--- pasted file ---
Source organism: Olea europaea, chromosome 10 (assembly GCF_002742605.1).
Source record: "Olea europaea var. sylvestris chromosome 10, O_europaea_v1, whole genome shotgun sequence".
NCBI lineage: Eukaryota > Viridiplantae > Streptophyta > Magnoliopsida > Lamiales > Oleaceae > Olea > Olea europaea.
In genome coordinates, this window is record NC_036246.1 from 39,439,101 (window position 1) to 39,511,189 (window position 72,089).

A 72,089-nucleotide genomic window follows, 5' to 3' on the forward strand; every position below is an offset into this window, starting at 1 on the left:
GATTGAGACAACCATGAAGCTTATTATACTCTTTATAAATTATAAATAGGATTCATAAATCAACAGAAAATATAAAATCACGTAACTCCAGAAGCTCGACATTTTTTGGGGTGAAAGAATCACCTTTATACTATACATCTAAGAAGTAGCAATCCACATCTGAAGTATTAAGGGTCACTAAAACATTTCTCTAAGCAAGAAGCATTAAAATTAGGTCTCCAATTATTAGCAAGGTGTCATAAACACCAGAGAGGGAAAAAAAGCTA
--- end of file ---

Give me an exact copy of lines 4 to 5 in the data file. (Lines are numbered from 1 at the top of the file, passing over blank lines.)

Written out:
In genome coordinates, this window is record NC_036246.1 from 39,439,101 (window position 1) to 39,511,189 (window position 72,089).

A 72,089-nucleotide genomic window follows, 5' to 3' on the forward strand; every position below is an offset into this window, starting at 1 on the left: